Policy Proposal 2001-1

Lee Howard lhoward at UU.NET
Wed Sep 26 12:14:50 EDT 2001

I'll say again that I don't feel strongly about this.  If we're going to
have an arbitrary size limit on required SWIPs, /28 is just as
arbitrary as /29.  It does seem to beg the question, "What is the purpose
of WHOIS?"  Specifically, what is it about /24 objects that makes them
more useful than /29?  If it's because smaller allocations list the
upstream ISP as the POC, well that's contrary to policy, and I don't think
it's a good reason to change other policies.

As for the fact that manual SWIPs are time-consuming for you and yours,
if I were able to write a Perl script that would automatically send a
SWIP to ARIN based on information stored in a MySQL database, and then
distribute that tool and provide a tutorial at the next conference,
would that be a better solution?  I'm sure every ISP of any size has
some way of tracking IP allocations, but it could be a spiral notebook, 
flat file, MS-Excel, MS-Access, up to an Oracle database.  Would you,
the smaller ISP, be able to take the time to learn, install, configure
and train on a tool like that, and if so, would it save the time you're
losing on /29s?  I won't go so far as to write a web front-end to
allocate IPs and automatically SWIP--it's just too much.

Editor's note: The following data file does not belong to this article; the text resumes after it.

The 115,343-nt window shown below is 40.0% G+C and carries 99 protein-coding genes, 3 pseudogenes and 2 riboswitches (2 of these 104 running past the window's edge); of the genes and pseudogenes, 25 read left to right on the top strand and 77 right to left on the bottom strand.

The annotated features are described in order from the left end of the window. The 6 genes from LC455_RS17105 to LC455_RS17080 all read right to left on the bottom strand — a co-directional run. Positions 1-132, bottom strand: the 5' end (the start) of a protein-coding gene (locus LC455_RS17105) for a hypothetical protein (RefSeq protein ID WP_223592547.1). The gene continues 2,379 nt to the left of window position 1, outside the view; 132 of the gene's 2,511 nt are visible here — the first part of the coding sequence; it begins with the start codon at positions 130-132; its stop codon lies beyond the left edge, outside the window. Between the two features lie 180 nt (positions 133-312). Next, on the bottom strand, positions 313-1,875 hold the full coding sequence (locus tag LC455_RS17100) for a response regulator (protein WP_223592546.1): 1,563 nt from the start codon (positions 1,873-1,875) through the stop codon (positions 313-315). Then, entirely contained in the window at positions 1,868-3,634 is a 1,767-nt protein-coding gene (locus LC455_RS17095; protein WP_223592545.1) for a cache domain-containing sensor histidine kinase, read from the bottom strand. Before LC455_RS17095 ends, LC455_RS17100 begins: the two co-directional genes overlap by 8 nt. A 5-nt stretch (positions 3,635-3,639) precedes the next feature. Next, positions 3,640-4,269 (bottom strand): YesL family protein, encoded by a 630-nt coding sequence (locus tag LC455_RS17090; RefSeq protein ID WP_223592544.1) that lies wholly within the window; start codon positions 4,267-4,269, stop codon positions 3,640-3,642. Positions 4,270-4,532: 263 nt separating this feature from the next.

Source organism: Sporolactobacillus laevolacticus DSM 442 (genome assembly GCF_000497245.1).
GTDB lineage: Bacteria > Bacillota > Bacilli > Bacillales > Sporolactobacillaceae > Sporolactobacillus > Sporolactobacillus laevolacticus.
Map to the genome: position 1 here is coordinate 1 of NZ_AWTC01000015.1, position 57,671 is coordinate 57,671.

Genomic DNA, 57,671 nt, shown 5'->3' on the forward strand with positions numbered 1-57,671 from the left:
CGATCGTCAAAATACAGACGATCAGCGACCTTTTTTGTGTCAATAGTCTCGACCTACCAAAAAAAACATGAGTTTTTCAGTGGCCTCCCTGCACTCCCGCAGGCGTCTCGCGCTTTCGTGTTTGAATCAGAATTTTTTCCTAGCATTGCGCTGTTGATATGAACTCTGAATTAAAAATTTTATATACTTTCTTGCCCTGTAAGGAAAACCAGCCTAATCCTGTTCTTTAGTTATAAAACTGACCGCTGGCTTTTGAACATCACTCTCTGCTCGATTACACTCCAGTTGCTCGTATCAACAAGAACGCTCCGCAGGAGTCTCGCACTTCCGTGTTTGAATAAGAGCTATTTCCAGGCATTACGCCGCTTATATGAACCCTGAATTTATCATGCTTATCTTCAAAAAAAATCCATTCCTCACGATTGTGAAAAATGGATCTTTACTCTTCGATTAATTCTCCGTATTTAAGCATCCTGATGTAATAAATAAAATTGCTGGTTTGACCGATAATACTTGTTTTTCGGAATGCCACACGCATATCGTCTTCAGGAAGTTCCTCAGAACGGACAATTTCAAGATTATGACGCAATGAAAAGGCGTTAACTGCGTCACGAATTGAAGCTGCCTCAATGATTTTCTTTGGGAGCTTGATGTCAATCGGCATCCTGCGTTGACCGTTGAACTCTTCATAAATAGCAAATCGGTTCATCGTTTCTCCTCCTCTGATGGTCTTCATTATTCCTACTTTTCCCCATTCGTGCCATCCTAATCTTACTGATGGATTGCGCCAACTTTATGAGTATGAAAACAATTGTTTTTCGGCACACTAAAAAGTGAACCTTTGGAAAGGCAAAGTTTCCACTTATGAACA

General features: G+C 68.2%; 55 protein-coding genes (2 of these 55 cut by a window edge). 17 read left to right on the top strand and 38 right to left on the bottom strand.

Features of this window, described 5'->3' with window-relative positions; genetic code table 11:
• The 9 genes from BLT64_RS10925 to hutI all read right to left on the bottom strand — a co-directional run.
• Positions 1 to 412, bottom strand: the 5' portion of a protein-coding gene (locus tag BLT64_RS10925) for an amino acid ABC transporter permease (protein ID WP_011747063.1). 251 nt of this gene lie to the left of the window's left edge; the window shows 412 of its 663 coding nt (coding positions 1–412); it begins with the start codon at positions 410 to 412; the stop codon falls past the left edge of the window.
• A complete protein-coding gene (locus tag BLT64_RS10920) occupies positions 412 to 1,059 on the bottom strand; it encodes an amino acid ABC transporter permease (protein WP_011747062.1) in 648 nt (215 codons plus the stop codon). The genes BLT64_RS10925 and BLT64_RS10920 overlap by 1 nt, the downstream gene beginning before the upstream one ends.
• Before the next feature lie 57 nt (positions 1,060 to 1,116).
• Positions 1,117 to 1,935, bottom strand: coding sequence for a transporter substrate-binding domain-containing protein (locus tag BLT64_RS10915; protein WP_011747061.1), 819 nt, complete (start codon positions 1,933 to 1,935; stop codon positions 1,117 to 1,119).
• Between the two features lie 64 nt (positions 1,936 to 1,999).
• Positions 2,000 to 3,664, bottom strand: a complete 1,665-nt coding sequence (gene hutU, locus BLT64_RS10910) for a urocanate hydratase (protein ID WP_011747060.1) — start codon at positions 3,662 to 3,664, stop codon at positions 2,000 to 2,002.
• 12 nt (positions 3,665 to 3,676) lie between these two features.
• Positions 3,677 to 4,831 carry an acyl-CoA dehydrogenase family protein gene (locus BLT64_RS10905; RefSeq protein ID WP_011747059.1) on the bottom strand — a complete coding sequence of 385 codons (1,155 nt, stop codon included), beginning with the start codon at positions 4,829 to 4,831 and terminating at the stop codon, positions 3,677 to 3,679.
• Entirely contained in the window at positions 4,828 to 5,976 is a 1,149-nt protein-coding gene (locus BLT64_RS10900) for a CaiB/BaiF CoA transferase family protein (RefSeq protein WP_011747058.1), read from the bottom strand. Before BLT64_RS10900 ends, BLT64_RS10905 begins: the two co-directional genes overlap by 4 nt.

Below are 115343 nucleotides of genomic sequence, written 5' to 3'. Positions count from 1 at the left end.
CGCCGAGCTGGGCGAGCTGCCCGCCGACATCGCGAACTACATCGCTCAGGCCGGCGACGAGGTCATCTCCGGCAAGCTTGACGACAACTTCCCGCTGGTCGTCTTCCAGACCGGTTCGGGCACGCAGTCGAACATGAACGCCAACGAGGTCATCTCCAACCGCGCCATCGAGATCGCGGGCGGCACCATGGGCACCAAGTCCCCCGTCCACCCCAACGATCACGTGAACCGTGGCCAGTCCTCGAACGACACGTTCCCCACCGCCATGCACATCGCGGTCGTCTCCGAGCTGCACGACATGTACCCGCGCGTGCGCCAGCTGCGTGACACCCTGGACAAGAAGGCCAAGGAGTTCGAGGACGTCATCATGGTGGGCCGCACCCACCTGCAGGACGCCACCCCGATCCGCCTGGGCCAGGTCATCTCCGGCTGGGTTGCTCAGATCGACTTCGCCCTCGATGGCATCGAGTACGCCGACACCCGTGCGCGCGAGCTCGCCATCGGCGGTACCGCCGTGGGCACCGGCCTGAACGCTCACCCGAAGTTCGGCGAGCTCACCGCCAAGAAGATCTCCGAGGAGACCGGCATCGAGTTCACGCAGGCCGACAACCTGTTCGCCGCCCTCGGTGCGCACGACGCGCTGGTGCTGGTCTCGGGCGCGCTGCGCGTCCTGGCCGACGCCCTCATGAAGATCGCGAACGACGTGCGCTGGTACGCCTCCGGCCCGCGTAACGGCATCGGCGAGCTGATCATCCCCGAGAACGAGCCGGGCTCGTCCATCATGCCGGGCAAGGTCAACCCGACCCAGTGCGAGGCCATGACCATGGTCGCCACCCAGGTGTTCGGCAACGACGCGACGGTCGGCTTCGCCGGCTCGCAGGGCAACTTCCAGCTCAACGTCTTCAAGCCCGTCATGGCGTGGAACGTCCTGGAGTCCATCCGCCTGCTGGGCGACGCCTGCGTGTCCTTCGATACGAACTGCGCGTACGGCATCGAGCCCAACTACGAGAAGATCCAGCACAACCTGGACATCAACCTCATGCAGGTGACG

Would it be better to have a tutorial on how to set up and manage an
RWHOIS server?  If RWHOIS could be set up in an hour, and either
queried or mirrored your existing databases (even if it required you
to convert to flat files or something SQL), no updates would be
required by your staff or by ARIN's staff.

I think helping you (and other smaller ISPs) automate is probably a
better solution than moving already arbitrary boundaries.  


On Tue, 25 Sep 2001, David R Huberman wrote:

> Date: Tue, 25 Sep 2001 16:57:28 -0700 (MST)
> From: David R Huberman <huberman at gblx.net>
> To: Lee Howard <lhoward at UU.NET>
> Cc: ppml at arin.net
> Subject: Re: Policy Proposal 2001-1
> > Given that such a policy exists, do we need to alter the minimum SWIP
> > size?  
> I had brought this up for discussion not so much for the privacy policy,
> but because I feel the /29s in the ARIN WHOIS database are mostly "useless
> objects" - in part, due to the policy.
> In an effort to lessen the burden on small- and medium-sized ISPs who SWIP
> manually, and in an effort to lessen the burden on ARIN which manually
> process thousands of SWIPs a day, and in conjunction with my stated belief
> that so many /29s are home networks containing upstream POC information,
> this discussion seemed appropriate.
> /david

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